In State v. Gobin, supra, this court held mere presence at the scene with a truck equipped with stock racks did not necessarily establish the overt act toward perpetration of a theft of pigs. In our present case the underlying felony claimed was an attempted burglary of a farmhouse. "Burglary is knowingly and without authority entering into or remaining within any building, ... with intent to commit a felony or theft therein." (K.S.A. 21-3715.) The defendants did not attempt to enter the farmhouse so the state had to rely on something other than that to prove some overt act towards perpetration of the burglary. Applying what is said in State v. Rueckert, supra, and State v. Bradford, supra, to the facts of the present case we cannot say that the evidence of the underlying felony was so compelling that there was no possible way a jury could find the state had failed to prove the overt act to complete the crime of attempted burglary. We hold the trial court erred in refusing to instruct the jury on involuntary manslaughter. *123 The convictions of both John and James must be reversed and the case remanded for a new trial.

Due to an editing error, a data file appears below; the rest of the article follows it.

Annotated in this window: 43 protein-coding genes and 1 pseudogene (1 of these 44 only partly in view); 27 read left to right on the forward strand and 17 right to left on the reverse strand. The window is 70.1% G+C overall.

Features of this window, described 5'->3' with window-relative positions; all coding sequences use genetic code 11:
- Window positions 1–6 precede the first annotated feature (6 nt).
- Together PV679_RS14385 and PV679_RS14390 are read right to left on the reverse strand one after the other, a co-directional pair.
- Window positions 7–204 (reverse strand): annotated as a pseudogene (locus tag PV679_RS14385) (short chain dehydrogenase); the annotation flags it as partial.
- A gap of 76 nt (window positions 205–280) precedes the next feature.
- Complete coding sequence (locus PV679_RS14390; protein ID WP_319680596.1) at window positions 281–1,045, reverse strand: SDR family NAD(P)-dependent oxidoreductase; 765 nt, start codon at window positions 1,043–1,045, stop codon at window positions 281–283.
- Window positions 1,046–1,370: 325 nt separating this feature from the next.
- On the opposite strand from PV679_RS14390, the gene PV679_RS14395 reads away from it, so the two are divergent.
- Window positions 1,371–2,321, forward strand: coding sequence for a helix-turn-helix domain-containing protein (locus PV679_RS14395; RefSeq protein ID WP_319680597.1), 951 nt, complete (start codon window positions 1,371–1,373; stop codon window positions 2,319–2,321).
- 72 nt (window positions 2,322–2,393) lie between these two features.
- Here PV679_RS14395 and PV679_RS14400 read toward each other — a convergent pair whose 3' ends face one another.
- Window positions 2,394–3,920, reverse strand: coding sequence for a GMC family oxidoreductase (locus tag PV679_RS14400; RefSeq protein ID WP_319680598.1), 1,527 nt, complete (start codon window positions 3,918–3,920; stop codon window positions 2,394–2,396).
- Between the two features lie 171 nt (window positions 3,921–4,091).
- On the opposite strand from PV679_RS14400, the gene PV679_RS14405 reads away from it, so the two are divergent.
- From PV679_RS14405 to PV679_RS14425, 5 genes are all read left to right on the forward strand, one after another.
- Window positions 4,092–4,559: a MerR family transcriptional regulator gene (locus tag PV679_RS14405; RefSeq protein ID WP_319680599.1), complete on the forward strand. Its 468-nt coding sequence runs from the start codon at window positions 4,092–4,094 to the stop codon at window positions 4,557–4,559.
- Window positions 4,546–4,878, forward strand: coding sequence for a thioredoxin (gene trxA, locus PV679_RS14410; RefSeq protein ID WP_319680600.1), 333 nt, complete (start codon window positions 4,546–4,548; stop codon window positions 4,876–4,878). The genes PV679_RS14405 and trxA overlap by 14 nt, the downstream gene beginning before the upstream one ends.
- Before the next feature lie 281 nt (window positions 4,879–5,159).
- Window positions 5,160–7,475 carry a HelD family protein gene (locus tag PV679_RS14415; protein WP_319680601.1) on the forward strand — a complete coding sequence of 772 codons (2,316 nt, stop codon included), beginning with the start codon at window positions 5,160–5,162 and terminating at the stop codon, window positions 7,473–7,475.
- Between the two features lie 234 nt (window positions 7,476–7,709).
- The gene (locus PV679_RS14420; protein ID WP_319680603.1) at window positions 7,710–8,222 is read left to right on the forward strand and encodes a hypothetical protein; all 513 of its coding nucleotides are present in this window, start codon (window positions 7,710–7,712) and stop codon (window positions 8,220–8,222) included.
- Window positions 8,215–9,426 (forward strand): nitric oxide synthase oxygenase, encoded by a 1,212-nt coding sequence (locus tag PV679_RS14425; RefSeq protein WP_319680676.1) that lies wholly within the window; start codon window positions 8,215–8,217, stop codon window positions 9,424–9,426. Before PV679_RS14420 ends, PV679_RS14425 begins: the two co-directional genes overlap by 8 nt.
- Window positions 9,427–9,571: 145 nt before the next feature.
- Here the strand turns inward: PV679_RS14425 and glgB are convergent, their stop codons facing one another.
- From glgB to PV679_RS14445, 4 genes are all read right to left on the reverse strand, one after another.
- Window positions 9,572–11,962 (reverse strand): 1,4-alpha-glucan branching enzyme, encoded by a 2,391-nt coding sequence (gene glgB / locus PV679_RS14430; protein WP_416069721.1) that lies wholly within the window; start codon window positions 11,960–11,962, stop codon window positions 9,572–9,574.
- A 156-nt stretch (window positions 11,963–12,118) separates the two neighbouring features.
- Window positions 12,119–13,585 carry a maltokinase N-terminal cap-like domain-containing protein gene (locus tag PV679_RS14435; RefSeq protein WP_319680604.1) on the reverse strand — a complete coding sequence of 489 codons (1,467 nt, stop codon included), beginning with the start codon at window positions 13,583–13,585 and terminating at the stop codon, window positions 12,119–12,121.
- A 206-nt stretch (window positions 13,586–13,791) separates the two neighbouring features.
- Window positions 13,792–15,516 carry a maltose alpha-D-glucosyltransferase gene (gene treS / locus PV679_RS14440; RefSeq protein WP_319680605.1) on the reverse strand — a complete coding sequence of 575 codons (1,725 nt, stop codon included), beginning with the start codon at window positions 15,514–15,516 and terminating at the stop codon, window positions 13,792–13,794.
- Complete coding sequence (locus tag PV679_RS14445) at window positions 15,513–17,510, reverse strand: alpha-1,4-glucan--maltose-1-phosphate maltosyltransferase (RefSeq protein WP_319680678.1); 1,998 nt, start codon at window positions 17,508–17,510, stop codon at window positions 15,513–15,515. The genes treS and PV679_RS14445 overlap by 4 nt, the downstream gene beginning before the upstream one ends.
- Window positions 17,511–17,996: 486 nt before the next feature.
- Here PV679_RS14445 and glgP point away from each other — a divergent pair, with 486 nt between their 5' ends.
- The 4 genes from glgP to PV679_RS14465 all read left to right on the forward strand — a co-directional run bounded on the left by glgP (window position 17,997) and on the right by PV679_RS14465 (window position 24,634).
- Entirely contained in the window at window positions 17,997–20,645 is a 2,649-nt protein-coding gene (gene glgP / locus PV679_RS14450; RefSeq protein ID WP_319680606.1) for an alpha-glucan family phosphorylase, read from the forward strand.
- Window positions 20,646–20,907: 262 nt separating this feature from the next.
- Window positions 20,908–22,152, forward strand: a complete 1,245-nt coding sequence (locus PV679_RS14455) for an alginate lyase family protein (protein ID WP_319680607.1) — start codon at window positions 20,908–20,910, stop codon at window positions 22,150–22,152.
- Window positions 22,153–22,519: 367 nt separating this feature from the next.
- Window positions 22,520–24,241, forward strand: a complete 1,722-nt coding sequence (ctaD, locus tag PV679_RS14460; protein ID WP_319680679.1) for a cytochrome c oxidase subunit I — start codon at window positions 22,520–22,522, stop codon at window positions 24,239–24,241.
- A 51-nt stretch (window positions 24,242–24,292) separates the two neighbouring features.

Several additional points raised by the appellants are of such nature that they will probably arise in a second trial of this case. We will discuss these briefly.

It is argued the court erred in admitting a hunting knife into evidence at the trial. The knife was carried by James on his person when he made the trip to the farm residence. It was obtained by the police from a residence where James and his girl friend, Stacey Steffy, were living. They were living with Stacey's father, William Steffy. Detective Howard obtained Stacey's consent and signature on a form waiving the requirement of a search warrant. The knife in question was obtained when Detective Howard searched the residence, including the bedroom occupied by James and Stacey.